James Woods, Jordi Labs
Medical device industry leaders these days are driving results at an ever-increasing pace. Amid patent limitations, intense competition and acute regulatory scrutiny, there’s a rush to get results that demonstrate safety and efficacy.
Jordi Labs (Mansfield, Mass.) is a contract research lab that’s frequently tasked with meeting these needs while maintaining a high degree of confidence and scientific certainty.
Here are four basic recommendations we have when it comes to validation and testing:
1. Understand the testing regulations and guidance
Validation and testing, particularly for regulatory studies, is best prescribed by carefully considering the regulations and guidance relevant to your test article. Each project has unique requirements, whether the test article is a medical device, a bioprocess system or a combination device. Additionally, understanding the relevant background information is critical. Two key questions are 1) What is the test article composition? and 2) How is the test article going to be used?
Answering these enables you to conduct testing in a way that produces results representative of the actual use conditions. It is also generally good practice to go a little on the stronger side of the simulated use condition with temperature, time or solvent to effect a greater margin of safety. Additionally, to simulate the use conditions, it may be necessary to design custom extraction equipment and validate novel analysis techniques to ensure results are the best in terms of accuracy and scientific certainty.
2. Pay attention to details
Sometimes simple things like the wet chemistry required for sample preparation are overlooked while using advanced instrumentation. Whether it’s digestion for ICP-MS, volatiles analysis or concentrating a sample, the steps immediately prior to the analysis often play a critical role in the veracity of results. What seems like a slight modification to the sample preparation may pivotally alter the accuracy of an assay. This is why any modifications should be validated for accuracy, precision and intermediate precision.
3. Choose your instrumentation wisely
Although sample preparation is the foundation of any good analysis, it’s also important to use the latest advanced instrumentation, such as high-resolution mass spectrometers. High-resolution mass spectrometers, in conjunction with comprehensive compound libraries, allow unambiguous identification of chemical species. Once a chemical species is correctly identified, accurately quantifying the species is the next concern. Species like oligomers, reaction intermediates and process degradants can be particularly challenging to quantify – especially when they’re not commercially available. When they are commercially available, or when using a surrogate standard, consideration should also be afforded to selecting the right detector for a compound. When you’re trying to maximize a method’s accuracy, it is important to remember that there are tradeoffs between detectors like UV/Vis, CAD, ELSD, IC and QTOF or QqQ MS. These tradeoffs can drastically affect validations for parameters like specificity, accuracy and precision.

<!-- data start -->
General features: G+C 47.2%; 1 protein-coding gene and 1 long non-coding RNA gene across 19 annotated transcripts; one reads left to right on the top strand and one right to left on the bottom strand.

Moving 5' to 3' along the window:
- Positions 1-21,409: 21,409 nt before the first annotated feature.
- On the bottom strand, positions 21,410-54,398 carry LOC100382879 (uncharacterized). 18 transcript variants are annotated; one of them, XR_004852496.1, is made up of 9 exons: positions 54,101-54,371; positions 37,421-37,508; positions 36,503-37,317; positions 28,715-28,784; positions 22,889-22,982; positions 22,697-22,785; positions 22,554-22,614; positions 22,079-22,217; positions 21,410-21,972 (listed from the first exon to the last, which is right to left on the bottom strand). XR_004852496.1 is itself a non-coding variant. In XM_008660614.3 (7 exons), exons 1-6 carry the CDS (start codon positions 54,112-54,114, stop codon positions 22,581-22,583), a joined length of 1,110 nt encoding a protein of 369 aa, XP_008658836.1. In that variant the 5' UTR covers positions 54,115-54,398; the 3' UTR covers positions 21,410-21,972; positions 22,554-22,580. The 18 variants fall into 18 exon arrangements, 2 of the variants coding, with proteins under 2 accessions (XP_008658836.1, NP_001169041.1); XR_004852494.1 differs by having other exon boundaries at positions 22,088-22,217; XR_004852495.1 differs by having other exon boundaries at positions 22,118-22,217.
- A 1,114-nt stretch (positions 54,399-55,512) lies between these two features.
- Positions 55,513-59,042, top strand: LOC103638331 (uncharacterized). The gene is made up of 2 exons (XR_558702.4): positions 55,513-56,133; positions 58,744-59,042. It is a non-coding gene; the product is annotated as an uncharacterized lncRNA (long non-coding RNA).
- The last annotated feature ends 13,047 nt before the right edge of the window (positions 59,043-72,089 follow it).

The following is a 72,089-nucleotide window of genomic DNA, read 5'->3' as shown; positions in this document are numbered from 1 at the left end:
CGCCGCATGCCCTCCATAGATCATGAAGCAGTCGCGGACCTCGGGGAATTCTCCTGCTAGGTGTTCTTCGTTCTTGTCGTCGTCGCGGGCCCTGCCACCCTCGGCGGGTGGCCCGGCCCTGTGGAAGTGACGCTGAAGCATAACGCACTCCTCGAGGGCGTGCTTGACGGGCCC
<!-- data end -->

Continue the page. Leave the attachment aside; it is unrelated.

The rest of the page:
4. Understand the regulatory framework
Regulatory guidance providers – including ICH, the FDA, the EC as well as standards providers such as ISO, USP, and ASTM – have some general consensus on concepts. But there are frequently significant differences in details. One set of guidances could spell out minutia like the number of replicates, extraction ratios, and acceptable time, temperature, and solvents while another may leave them nebulous or open to selection. Navigating this guidance to determine parameters like precision, intermediate precision, accuracy and robustness frequently requires a careful understanding of the applicable regulatory framework for a medical device.
In summary, there are a few key features we’d like to emphasize in a successful validated analysis. Understanding the background information for your medical device is the foundation of study design. Pay attention to details as you perform your analysis because minor changes frequently have a significant effect on your results. Using advanced instrumentation can reduce unanswered questions, but it’s also important to understand the limitations of your instruments. A firm understanding of the regulatory guidance is required to avoid analysis pitfalls and potential costly regulatory delays.
Finally, a strong focus on patient safety should be the bedrock upon which all decisions are made.
James Woods is a senior research scientist at Jordi Labs (Mansfield, Mass.). He has a demonstrated history of working in the chemicals industry, with a PhD in chemistry from Carnegie Mellon University.